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Awake Movie Review

By Prairie Miller

If what frightens you best in real life makes for the scariest movies of all, then a medical thriller should certainly top that list. In other words, if surgery on any of your particular body parts isn't enough to freak you out, then the bill for medical services rendered should do the trick.

The transplant terror thriller Awake covers all those bases with associated dread, and is not recommended as a viewing experience if you're visiting your own doctor any time soon. Awake refers to an unusual phenomenon known as anesthetic awareness, claimed to be experienced by some patients during surgery, where their bodies are immobile but they see and feel everything.

The unfortunate patient in question in Awake is Clayton (Hayden Christensen), a Wall Street whiz kid living in the lap of luxury, though under the affectionate but domineering control of his billionaire socialite widow mom, Lilith (Lena Olin). That Lilith is better known in legend as a mythological storm demon and the bearer of disease and death, is likely no coincidence here.


Clayton appears to have a dream life, except for a bum heart that needs a replacement, and soon. At the same time, the ailing young plutocrat is very secretly engaged to Samantha (Jessica Alba), the family servant who is increasingly impatient playing the invisible 'other woman' to her boyfriend's overly doting mother. The bossy matriarch also insists that Clayton allow an eminent surgeon and friend of the family to perform his heart transplant rather than Dr. Harper (Terrence Howard), a surgeon with a detailed malpractice rap sheet who befriends Clayton over at the hospital.

Besides that string of medical litigations, Dr. Harper has a weird bedside manner, urging Clayton during their fishing expedition on the banks of the polluted East River, to get married like right now to make the most of life, because he's not going to live long, even with the transplant. It's never clear if the doc is talking about an abbreviated life span due to consuming fish yanked out of those murky Manhattan waters, but in any case, he's up to serving as best man in an overnight fast track ceremony, as well as his personal surgeon.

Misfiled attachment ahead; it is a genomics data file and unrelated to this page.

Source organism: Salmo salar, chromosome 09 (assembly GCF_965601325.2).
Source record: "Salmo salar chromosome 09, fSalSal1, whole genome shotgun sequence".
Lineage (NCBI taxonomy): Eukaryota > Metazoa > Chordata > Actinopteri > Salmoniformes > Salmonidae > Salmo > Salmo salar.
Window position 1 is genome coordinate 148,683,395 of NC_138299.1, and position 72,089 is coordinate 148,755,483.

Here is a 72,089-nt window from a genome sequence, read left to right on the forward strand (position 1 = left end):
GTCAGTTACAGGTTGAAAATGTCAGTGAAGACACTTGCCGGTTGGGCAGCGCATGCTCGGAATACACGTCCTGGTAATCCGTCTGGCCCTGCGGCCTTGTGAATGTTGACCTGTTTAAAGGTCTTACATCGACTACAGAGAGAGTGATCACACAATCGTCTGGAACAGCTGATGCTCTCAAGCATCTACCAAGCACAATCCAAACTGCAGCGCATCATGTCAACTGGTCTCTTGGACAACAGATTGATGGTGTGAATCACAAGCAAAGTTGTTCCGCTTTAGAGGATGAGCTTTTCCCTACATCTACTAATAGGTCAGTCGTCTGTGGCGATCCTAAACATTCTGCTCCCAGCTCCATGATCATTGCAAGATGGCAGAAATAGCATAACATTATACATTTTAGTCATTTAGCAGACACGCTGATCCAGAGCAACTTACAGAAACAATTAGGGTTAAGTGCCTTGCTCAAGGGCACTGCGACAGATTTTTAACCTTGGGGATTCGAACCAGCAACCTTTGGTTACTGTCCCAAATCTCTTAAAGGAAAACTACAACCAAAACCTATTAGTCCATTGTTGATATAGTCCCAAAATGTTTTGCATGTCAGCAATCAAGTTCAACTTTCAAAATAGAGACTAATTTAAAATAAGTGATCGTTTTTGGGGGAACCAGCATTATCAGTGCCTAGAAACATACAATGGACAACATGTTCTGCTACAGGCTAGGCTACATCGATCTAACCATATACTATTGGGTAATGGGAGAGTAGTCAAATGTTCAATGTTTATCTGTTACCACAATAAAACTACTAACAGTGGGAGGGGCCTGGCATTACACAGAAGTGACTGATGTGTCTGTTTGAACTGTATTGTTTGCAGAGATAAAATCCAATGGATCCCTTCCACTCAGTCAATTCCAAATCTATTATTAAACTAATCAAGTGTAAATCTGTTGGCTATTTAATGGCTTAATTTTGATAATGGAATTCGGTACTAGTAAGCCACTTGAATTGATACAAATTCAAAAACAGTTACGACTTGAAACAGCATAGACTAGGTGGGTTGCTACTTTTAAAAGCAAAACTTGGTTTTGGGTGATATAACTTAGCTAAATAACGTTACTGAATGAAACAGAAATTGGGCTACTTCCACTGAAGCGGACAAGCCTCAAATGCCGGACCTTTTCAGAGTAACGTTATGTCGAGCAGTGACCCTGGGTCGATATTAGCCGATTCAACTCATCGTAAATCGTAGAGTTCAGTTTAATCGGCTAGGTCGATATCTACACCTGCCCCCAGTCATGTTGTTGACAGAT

Awake is most creepy when taking medical procedures to extremes, as Clayton is treated to viewing his own chest being ripped open while the could-care-less surgical team seems to be telling jokes and partying around the operating table. Later, Clayton's ghost wanders around the hospital and a nearby subway platform barefoot and in a hospital gown, mulling his own near death experience. Less convincing but still sufficiently yucky is a related yarn about medical treatment for profit brought to a new low, something we've all likely experienced.

Awake would make a swell double bill with Michael Moore's Sicko or Tony Krantz's recent intensive care malpractice chiller, Sublime, and their shared denunciation of patient abuse. This hospital horror fare also has a lot in common with another flick opening this week about patient paralysis, Julian Schnabel's The Diving Bell And The Butterfly.

Suffice it to say, without giving too much away, the plot sickens in connection with a hospital coke machine and a coked up Santa. And that's all I'm going to say upon penalty of being lynched by the movie company. Sex, Lies and Surgical Tape meets I Saw Mommy Killing Santa Claus.

The Weinstein Company
Rated R
2 1/2 stars

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